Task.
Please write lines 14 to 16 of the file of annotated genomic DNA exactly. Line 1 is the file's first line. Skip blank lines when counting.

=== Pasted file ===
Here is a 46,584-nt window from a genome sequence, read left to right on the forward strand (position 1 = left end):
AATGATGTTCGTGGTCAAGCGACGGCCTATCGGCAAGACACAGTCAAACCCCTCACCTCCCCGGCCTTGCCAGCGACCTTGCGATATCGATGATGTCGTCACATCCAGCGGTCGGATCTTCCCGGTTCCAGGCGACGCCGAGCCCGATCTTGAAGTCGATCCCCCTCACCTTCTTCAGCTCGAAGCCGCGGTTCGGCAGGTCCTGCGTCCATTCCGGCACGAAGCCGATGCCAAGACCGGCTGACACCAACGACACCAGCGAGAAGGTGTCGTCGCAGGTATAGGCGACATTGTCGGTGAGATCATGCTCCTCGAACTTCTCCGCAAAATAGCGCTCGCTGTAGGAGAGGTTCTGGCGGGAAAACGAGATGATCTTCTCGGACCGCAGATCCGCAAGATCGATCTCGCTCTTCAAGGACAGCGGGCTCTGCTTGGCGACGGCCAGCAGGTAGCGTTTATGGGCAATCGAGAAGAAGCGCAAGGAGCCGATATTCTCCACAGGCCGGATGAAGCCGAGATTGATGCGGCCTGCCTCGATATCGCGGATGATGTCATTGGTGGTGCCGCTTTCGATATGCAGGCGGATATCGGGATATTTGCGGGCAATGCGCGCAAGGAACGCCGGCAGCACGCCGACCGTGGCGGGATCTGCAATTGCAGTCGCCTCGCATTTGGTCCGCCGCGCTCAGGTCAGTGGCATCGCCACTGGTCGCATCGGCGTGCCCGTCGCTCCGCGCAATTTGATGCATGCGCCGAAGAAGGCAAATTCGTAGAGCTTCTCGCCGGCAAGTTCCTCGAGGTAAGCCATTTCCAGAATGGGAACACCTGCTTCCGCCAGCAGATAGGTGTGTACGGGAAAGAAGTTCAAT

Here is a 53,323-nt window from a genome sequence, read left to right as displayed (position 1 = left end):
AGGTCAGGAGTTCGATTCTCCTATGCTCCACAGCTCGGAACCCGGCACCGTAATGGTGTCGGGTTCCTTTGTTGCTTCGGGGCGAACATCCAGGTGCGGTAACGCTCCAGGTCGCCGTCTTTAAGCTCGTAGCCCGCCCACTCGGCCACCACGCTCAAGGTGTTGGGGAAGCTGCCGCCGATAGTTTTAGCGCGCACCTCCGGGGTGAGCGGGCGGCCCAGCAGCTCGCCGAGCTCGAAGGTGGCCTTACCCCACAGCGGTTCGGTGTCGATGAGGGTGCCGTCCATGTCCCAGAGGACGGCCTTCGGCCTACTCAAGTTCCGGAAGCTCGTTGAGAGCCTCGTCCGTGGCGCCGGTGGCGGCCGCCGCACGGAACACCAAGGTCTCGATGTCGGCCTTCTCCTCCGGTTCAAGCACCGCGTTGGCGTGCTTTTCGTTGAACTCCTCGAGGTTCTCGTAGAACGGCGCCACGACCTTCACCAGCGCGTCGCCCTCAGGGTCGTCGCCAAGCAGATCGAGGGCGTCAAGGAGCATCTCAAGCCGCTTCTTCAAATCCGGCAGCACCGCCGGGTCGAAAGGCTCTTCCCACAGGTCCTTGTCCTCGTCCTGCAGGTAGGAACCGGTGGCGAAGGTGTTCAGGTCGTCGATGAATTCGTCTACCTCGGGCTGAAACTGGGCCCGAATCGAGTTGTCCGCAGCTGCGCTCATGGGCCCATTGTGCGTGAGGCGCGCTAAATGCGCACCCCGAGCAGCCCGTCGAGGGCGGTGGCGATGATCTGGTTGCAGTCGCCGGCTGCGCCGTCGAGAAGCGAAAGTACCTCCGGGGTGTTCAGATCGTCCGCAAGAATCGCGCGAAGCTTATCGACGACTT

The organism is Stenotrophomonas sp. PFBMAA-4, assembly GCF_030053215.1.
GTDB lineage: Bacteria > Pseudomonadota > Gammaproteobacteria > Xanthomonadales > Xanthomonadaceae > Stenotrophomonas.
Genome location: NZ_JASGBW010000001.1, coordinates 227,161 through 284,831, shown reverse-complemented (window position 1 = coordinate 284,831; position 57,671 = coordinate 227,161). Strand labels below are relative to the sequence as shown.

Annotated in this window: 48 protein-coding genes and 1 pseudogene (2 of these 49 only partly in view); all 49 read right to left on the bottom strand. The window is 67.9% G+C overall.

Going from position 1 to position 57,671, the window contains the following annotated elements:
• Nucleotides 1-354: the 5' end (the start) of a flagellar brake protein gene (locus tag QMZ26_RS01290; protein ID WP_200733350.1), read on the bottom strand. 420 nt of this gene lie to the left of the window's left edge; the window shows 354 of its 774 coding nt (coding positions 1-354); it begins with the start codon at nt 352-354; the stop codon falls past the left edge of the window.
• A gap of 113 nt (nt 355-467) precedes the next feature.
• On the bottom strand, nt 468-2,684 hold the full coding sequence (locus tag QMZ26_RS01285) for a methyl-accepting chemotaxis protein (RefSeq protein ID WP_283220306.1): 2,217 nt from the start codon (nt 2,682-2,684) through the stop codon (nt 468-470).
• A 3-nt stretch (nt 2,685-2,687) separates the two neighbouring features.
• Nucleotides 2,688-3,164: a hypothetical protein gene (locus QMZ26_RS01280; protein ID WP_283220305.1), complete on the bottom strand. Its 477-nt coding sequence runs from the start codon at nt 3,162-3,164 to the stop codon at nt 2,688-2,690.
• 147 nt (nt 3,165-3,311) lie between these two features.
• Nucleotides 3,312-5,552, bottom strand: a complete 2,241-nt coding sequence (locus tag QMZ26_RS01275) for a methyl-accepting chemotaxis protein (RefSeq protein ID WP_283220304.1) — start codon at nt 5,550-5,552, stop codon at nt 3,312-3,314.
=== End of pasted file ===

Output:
• Nucleotides 2,688-3,164: a hypothetical protein gene (locus QMZ26_RS01280; protein ID WP_283220305.1), complete on the bottom strand. Its 477-nt coding sequence runs from the start codon at nt 3,162-3,164 to the stop codon at nt 2,688-2,690.
• 147 nt (nt 3,165-3,311) lie between these two features.
• Nucleotides 3,312-5,552, bottom strand: a complete 2,241-nt coding sequence (locus tag QMZ26_RS01275) for a methyl-accepting chemotaxis protein (RefSeq protein ID WP_283220304.1) — start codon at nt 5,550-5,552, stop codon at nt 3,312-3,314.